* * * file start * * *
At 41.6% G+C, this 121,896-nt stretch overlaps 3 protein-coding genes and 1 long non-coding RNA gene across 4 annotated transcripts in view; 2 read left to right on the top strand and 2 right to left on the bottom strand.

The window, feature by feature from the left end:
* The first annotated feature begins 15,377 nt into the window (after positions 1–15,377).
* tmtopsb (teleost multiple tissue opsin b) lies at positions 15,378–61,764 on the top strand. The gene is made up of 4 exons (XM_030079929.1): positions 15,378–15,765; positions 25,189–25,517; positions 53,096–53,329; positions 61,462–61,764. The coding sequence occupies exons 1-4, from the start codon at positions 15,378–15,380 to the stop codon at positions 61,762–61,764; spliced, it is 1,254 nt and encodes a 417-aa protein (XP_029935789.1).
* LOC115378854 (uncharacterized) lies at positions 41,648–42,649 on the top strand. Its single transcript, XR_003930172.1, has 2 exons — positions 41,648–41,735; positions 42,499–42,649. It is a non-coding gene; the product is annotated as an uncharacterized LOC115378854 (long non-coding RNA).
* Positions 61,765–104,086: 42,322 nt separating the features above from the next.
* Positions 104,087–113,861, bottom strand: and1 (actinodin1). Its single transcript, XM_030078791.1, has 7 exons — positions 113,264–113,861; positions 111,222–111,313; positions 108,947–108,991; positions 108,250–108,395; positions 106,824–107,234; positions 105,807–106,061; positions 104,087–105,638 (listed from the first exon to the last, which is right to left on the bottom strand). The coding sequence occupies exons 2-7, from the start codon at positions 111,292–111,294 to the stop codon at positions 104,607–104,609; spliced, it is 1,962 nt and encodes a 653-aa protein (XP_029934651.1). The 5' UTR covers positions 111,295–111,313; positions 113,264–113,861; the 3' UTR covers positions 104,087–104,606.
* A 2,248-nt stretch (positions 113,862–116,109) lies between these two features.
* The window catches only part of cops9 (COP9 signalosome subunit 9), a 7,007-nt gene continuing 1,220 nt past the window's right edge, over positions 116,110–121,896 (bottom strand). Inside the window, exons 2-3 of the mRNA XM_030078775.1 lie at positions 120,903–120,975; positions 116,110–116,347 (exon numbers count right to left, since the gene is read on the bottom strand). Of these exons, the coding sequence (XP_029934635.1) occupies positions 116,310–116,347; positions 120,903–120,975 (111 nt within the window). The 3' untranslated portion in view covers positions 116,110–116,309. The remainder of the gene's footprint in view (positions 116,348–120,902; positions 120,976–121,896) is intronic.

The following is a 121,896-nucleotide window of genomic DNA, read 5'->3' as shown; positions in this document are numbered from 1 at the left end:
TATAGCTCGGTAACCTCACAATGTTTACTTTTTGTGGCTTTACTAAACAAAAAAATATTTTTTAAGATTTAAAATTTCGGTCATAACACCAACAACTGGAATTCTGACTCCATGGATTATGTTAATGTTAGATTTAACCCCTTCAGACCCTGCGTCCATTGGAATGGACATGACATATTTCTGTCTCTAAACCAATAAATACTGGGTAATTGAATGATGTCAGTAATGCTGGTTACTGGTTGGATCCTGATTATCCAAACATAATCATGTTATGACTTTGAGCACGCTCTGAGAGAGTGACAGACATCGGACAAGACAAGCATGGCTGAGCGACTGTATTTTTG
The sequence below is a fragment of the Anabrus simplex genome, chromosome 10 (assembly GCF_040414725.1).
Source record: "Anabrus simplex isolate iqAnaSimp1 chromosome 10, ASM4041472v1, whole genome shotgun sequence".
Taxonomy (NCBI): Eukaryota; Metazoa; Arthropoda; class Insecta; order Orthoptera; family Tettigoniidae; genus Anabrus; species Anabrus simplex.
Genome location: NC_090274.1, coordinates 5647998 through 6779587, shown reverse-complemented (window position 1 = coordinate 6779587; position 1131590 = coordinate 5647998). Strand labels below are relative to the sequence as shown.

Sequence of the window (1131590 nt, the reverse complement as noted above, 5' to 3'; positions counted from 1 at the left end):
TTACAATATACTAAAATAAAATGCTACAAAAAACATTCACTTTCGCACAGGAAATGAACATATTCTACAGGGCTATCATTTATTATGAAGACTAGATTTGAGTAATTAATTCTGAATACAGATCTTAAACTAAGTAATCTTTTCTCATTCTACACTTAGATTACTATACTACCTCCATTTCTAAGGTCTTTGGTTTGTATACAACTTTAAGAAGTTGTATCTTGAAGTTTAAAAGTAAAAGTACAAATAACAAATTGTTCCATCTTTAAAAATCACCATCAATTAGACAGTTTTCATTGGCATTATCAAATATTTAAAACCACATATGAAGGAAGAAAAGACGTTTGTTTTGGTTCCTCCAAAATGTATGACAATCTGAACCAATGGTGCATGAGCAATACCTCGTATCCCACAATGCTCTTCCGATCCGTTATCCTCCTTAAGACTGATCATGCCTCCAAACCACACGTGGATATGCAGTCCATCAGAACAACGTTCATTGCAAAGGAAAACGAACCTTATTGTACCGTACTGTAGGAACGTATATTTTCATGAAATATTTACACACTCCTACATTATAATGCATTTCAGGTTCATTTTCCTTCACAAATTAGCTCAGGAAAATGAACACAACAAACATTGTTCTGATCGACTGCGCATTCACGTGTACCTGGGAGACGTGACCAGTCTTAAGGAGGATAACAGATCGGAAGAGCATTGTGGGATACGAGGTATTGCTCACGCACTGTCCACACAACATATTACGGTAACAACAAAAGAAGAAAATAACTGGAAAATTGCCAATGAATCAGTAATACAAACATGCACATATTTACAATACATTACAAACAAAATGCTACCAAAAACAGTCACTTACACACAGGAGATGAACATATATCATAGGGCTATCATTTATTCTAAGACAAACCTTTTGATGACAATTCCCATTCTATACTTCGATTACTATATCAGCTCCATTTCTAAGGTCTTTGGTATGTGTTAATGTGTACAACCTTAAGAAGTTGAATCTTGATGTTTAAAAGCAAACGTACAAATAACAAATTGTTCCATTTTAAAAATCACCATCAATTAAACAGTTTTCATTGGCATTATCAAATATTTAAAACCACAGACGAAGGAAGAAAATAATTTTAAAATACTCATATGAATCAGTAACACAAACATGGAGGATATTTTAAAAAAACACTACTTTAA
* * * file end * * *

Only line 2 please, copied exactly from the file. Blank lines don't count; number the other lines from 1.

The window, feature by feature from the left end: